For three years they weren’t just with Jesus but with each other and, yes, there were some silly arguments and petty drama (like pretty much asking Jesus to pick His favorites), but there had to have been deep, deep friendship there. Their hearts had been knit together by Christ Himself, through ministry, miracles, life, love, death, sorrow, betrayal, joy.
And then Jesus dies.
Sorrow and agony unite them tighter.
They look to each other for comfort and assurance.
Jesus’ tomb is empty.
They look to each other again.
What has happened? “He has risen just as He said.”
A spark of hope.
He returns to them.
Hugs and tears.
Rejoicing over the resurrection binds their hearts closer.
Yesterday’s sorrow eclipsed by His presence.
Forty days together.
A new normal.
They go with Him as He appears to hundreds.
The Kingdom of God is preached.
“Wait for power.”
They wait, together.
Tongues of fire.
Boldness and repentance.
All together, breaking bread.
Big family, glad hearts.
Peter and John arrested.
They’re released and reunited.
Have everything in common.
Many signs and wonders done.
The Gospel proclaimed.
Many feared The Name.
Cloaks off, stones thrown.
S C A T T E R S.
We might think the disciples/apostles are thrown off by this and that shock might set in. But if they were shocked the Bible doesn’t tell us. They continued on, business as usual, sharing the Gospel, performing miracles and glorifying the risen Savior who promised they would be sent out to be His witnesses in all of Jerusalem, Judea, Samaria and to the ends of the earth.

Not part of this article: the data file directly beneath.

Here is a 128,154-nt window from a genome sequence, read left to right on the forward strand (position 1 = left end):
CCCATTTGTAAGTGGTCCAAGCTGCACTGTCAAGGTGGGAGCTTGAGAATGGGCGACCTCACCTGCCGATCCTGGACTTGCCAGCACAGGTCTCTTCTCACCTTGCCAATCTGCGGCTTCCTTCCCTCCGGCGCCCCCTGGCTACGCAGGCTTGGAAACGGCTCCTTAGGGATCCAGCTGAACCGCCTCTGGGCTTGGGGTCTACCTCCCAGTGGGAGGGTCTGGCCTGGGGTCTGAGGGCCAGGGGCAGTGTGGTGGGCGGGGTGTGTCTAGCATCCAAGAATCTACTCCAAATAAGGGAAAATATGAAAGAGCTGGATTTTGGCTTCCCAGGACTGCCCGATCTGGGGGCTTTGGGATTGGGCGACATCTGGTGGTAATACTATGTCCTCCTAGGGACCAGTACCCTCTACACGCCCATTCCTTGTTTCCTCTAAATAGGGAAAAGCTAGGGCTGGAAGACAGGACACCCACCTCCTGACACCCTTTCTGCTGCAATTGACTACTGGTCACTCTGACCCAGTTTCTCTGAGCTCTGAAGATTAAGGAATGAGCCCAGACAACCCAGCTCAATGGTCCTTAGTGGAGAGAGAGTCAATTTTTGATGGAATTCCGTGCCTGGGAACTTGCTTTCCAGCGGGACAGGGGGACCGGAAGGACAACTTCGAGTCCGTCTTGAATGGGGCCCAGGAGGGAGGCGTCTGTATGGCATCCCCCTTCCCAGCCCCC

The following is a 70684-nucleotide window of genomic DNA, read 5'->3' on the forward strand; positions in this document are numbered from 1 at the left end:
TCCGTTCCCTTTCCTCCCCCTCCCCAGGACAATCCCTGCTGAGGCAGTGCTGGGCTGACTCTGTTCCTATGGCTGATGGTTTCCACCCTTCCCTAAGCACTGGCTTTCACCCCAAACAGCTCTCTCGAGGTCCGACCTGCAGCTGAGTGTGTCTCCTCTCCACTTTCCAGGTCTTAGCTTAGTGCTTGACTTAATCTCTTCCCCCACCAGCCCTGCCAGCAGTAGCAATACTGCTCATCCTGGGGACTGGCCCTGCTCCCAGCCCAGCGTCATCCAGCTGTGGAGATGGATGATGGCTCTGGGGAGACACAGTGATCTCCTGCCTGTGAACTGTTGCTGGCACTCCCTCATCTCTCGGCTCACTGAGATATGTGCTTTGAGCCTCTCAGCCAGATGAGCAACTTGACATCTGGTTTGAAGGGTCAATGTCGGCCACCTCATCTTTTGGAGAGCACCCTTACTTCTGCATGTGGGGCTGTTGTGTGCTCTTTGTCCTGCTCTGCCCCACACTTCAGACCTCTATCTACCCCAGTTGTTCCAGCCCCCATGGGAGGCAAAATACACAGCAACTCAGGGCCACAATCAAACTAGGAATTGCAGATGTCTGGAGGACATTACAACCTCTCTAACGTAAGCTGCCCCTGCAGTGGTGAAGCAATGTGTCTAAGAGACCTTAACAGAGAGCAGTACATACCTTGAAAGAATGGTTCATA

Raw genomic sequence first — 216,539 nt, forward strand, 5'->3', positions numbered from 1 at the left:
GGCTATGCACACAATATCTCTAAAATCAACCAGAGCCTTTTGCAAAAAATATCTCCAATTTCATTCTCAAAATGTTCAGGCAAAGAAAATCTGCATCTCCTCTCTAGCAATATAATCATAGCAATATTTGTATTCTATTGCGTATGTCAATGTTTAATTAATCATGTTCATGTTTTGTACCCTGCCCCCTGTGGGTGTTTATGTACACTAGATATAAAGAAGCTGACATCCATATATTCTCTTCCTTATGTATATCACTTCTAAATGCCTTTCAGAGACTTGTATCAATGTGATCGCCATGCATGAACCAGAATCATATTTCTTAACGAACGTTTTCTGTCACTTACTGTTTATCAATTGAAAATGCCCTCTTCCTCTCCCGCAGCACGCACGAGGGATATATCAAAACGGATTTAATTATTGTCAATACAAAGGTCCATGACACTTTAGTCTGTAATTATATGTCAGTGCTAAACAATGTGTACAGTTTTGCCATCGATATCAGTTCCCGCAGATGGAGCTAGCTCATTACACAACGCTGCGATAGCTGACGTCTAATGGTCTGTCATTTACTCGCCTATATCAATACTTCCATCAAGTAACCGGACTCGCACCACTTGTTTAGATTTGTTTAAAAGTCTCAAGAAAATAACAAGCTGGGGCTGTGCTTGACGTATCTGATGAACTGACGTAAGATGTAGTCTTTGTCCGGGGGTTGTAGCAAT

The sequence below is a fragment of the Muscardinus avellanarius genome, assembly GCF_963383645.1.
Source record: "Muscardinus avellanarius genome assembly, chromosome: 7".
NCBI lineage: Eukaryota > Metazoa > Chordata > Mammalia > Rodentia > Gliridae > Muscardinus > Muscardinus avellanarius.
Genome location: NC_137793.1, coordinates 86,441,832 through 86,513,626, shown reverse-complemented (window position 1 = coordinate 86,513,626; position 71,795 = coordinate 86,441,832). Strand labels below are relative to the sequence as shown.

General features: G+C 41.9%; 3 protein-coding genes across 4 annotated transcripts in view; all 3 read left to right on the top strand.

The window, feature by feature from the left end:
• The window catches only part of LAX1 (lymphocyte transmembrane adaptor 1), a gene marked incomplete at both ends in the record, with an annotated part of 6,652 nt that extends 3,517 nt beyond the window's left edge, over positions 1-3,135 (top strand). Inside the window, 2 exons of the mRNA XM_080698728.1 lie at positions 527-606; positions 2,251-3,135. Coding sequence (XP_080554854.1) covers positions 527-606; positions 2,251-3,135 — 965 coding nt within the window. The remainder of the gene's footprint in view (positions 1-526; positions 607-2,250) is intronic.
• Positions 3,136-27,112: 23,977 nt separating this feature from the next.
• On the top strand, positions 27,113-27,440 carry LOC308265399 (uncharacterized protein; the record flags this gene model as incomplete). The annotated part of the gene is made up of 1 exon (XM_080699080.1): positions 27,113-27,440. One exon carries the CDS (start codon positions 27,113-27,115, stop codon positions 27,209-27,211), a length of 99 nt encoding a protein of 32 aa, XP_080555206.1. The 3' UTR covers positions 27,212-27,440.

You can’t go to all of those places if you stay together.
Divide and conquer? Yeah, that was God’s idea.
You see, we serve the God who gathers to scatter.
The Sent One who sends out His disciples (including us).
The One who does not prevent loneliness or sorrow but who is acquainted with it and has promised to be with us through it.
So were the disciples ever lonely? Did James ever miss Peter? Did they all miss their pals? Did Thomas long to be united with Matthew every now and then? Did they hate the separation the scattering brought?
They were human. They had to feel loneliness at times. They had to experience the pangs of separation from their best pals, the ones they did life with practically 24/7 for three years.
But they looked to the great day when with them and millions of others they would be once again gathered. This time not breaking bread in a home but praising the King around His heavenly throne.
Because while God gathers His people to scatter them so that the Gospel may go to all nations and He receive all the glory due His name (Matthew 28:18-20), He will gather us all together again. Eternally. Forever. Never shall we be separated from His love or His family into which He has adopted us.
So, while God has called Haley and I to separate cities, the One who rules the nations with grace and might, who causes the stars to burn and the oceans to fill, is with us, and the Judge of all the earth is good and right in all His ways, including this one.
So if you ever find yourself lonely or missing someone, remember you are in a long line of people who have experienced the same thing and at the front of the line is Jesus Himself, no stranger to the pangs of separation for He was separated from His Father in order to gather us to Himself.
What a Savior.
“We embrace the hand we’ve been dealt because we know the Dealer, and He never deals badly.” -John Piper